In the regular-season finale that clinched a spot in the postseason, Ponder threw for three touchdowns and posted a career-high 120.2 passer rating in a victory over Green Bay. Ponder did not throw an interception in the final three games, completed at least 70 percent of his passes in five games, and had four games with a passer rating of 100.0 or better.

Johnson’s first year with Minnesota in 2011 was also the rookie season for Ponder, the team’s first-round draft choice that year. Under Johnson’s tutelage, Ponder threw for 1,853 yards and 13 touchdowns in 11 games. Ponder also finished the season with eight touchdown passes and only one interception in the red zone, where he had a league-leading 114.3 passer rating.

Johnson was the Tennessee Titans’ quarterbacks coach from 2002-09, when Steve McNair, Vince Young and Kerry Collins all had Pro Bowl seasons under his direction. McNair was the NFL’s Co-Most Valuable Player (with Peyton Manning) in 2003 and Young was voted the 2006 NFL Offensive Rookie of the Year. In 2008, Collins was pressed into action after Young suffered an injury in the season opener and responded by completing 58.3 percent of his passes, leading the team to a 12-3 record as the starter and returning to the Pro Bowl. McNair earned Pro Bowl honors in 2000, 2003 and 2005.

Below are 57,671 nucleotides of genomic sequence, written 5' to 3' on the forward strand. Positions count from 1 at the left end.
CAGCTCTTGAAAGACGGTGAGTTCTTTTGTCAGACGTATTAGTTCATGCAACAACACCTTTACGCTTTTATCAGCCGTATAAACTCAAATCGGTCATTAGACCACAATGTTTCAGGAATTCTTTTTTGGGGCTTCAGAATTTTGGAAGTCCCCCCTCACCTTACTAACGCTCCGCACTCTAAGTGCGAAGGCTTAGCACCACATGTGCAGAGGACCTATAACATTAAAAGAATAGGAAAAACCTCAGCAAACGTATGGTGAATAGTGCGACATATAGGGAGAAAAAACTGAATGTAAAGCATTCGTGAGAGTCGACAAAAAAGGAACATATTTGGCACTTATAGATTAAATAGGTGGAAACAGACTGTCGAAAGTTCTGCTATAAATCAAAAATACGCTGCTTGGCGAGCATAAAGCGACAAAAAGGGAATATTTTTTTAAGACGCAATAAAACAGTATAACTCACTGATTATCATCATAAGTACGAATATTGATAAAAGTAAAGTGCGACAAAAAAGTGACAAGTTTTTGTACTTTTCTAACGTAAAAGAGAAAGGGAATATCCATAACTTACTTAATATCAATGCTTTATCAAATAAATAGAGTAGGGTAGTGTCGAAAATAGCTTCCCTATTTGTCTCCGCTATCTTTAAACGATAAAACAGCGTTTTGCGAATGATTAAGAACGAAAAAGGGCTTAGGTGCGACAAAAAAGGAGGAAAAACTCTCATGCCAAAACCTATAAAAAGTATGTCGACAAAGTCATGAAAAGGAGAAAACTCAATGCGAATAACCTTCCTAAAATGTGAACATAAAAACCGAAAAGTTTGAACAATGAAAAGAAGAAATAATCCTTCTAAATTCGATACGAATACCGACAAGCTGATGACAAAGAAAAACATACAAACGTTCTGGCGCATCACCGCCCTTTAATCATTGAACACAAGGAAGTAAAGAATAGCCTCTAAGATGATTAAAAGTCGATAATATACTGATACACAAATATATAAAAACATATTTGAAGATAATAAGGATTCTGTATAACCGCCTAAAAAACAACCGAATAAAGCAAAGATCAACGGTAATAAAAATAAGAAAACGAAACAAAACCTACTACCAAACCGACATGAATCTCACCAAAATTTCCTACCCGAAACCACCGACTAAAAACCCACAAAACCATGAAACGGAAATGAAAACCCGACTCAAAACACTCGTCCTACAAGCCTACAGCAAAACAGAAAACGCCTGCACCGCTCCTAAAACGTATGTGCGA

During Johnson’s tenure with Tennessee, the team won three AFC South titles and made the playoffs five times with three different starting quarterbacks. In 2010, Johnson was promoted to assistant head coach/running backs after a late-preseason staff shuffle. That year, Pro Bowler Chris Johnson ran for 1,364 yards and led the team with 44 catches.

In his first two years in Tennessee – 2000 and 2001 Johnson was the Titans’ offensive quality control and quarterbacks coach.

Before joining the Titans staff, Johnson coached on the collegiate level for 17 years (1983-99) as a quarterbacks coach at the University of Maryland (1997-99), Northwestern University (1992-96), Virginia Military Institute (1989-91), and running backs coach at Rutgers University (1986-88) and Army (1985). Johnson was a graduate assistant in 1983 (University of Wyoming) and 1984 (University of Arkansas). He coached the Maryland quarterbacks and was the team’s offensive coordinator in 1997-98. During his five seasons at Northwestern, Johnson helped the Wildcats win consecutive Big Ten titles for the first time in school history in 1995-96. The 1995 Wildcats posted the school’s first winning season since 1971 and earned their first trip to the Rose Bowl since 1949. Johnson’s pupil, QB Steve Schnur, was a first-team All-Big Ten honoree and the Big Ten Most Valuable Player runner-up in 1996.

Johnson came to Northwestern from VMI, where he was quarterbacks coach and offensive coordinator and helped the school lead the nation in rushing in 1991. Johnson coached the running backs at Rutgers for three seasons after a one-year stint at Army as a part-time assistant working with the fullbacks. Johnson broke into coaching as a graduate assistant at his alma mater, Wyoming, in 1983.

Johnson and wife, Darlene, have two daughters, Shelby and Sydney.